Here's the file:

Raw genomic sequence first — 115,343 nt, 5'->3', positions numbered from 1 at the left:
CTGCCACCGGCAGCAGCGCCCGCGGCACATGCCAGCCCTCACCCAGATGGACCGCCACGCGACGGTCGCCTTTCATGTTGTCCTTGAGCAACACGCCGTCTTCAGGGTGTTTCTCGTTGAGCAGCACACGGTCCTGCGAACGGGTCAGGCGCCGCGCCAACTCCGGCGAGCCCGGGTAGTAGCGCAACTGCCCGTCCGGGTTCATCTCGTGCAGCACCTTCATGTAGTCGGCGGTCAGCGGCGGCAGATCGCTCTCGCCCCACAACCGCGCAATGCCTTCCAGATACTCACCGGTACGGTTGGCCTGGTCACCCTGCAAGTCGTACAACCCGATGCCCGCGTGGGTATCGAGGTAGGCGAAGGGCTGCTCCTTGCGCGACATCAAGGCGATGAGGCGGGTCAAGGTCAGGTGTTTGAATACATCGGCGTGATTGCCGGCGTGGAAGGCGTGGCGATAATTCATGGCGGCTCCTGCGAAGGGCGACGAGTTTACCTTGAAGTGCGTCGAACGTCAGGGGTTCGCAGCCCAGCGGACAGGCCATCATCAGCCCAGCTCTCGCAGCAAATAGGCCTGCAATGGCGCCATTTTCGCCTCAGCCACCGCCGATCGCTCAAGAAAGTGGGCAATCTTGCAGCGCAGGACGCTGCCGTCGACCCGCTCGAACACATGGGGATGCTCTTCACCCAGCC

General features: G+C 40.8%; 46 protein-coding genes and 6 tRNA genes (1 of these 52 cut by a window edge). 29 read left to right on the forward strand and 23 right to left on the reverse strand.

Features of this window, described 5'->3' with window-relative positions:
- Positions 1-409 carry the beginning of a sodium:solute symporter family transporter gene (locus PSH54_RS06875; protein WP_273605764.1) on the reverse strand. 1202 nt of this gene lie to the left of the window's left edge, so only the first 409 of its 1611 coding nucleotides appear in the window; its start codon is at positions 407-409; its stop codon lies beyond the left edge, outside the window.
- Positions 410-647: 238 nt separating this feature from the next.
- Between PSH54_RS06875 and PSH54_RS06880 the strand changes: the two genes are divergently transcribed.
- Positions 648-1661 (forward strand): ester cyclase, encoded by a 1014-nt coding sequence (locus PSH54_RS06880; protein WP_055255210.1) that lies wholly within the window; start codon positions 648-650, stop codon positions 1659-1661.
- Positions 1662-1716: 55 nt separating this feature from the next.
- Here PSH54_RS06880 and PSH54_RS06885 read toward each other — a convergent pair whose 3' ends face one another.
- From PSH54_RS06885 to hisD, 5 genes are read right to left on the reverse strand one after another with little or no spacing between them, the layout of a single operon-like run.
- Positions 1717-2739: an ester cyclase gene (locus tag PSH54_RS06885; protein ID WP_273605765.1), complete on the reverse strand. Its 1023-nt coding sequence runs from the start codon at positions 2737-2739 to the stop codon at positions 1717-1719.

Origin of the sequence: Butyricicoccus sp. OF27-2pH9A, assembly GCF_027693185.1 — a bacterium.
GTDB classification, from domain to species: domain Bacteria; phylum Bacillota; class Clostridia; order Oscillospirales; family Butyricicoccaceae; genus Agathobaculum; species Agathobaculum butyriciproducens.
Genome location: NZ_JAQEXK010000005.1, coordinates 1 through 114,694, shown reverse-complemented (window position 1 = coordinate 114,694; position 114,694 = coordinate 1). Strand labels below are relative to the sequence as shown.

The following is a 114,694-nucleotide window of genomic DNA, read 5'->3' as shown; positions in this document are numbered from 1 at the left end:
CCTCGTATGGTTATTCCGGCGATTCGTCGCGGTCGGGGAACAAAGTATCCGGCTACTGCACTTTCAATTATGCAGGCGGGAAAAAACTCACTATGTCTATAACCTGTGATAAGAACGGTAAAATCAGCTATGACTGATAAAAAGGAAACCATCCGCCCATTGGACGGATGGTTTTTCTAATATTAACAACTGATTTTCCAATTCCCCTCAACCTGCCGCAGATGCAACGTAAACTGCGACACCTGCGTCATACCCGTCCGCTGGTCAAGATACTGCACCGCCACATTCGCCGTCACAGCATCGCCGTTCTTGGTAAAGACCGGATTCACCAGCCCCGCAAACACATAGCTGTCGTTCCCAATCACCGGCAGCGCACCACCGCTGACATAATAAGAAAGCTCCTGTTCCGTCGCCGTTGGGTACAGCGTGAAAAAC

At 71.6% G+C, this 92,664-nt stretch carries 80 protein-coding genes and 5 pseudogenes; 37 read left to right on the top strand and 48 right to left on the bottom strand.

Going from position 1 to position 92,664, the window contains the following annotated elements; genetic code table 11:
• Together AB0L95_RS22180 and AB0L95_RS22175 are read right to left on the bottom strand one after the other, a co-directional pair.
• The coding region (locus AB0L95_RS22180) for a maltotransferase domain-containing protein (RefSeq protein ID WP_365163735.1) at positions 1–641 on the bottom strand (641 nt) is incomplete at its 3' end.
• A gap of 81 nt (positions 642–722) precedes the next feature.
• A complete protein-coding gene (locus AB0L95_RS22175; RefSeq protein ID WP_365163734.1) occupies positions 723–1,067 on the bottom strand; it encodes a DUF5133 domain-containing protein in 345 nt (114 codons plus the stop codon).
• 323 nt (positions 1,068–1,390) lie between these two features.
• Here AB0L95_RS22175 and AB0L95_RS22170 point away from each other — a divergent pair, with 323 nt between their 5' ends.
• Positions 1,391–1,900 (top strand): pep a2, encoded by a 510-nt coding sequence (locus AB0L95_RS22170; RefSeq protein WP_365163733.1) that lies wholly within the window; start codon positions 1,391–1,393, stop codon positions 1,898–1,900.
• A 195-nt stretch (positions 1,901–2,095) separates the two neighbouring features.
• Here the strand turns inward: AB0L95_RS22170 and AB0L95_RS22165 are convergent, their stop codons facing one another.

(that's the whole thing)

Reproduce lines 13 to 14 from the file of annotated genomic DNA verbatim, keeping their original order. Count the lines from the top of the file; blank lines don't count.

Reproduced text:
Origin of the sequence: Butyricicoccus sp. OF27-2pH9A, assembly GCF_027693185.1 — a bacterium.
GTDB classification, from domain to species: domain Bacteria; phylum Bacillota; class Clostridia; order Oscillospirales; family Butyricicoccaceae; genus Agathobaculum; species Agathobaculum butyriciproducens.